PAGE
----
Tears of the Albatros
I n Te Ao Mãori, the Toroa (albatross) is sacred. Roimata Toroa, albatross tears, is a widely used tukutuku pattern. Derived from the Te Tairawhiti Ngati Porou story of Pourangahua, the pattern speaks of the
misadventures of travelers who take shortcuts in haste to get to port. Pourangahua was an agriculturist who traveling a return journey to Aotearoa to grow kumara, gifted to him by Ruakapenga, a tohunga and learned scientist. Lent two pet albatrosses, Harongarangi and Tiungarangi, by Ruakapenga, Pourangahua is given strict instructions on which hazards to avoid, the care of the birds, and a karakia to give thanksgiving for their safe return. In his hurriedness to see his wife Kaniowai, Pourangahua takes a shortcut, runs into a taniwha (a denotation of hazards), and forgets the karakia and fails to care for the birds,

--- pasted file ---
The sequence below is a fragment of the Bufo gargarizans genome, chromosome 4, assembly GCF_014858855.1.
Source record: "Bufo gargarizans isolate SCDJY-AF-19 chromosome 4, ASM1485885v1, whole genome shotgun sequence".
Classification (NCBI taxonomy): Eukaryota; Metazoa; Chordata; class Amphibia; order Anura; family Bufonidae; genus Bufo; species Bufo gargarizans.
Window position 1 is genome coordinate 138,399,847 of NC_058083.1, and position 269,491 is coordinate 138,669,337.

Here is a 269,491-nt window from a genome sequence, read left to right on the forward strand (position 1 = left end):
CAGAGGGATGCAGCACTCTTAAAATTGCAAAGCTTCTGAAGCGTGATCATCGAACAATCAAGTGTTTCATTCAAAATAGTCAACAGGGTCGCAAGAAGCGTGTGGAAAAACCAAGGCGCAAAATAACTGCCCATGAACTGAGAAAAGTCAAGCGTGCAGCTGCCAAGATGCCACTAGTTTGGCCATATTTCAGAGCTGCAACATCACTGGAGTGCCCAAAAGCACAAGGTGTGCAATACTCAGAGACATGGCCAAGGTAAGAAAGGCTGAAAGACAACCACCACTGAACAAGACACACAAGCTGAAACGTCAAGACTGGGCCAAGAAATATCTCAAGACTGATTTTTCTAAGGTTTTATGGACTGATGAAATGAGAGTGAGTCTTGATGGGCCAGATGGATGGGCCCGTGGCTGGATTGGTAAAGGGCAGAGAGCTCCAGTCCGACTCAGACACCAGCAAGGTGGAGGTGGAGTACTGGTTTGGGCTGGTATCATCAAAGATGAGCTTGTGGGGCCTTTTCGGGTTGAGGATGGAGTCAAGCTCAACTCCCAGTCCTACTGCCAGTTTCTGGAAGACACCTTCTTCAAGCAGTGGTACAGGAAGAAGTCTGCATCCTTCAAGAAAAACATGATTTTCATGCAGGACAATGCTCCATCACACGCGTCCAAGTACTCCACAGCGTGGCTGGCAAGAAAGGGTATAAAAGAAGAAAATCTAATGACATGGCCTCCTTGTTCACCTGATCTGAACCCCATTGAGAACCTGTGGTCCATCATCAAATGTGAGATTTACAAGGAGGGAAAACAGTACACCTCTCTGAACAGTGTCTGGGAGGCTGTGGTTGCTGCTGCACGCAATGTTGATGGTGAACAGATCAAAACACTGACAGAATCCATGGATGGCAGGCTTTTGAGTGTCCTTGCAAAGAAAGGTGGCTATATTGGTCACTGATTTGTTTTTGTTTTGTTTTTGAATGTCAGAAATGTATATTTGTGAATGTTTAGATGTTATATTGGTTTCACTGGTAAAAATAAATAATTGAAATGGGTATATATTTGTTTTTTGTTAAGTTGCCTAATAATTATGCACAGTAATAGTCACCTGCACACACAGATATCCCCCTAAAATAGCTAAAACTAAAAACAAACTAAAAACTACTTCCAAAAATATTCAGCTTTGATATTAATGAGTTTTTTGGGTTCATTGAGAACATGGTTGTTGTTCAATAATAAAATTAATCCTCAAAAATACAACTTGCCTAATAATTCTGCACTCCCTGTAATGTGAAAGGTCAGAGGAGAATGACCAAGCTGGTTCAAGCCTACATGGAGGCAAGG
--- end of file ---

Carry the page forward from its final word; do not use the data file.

leading to their grief and eventual demise. Realising he has dishonoured Ruakapenga, Pourangahua tries to cover his mistake, by belatedly doing the karakia, but it is too late. The damage was done...
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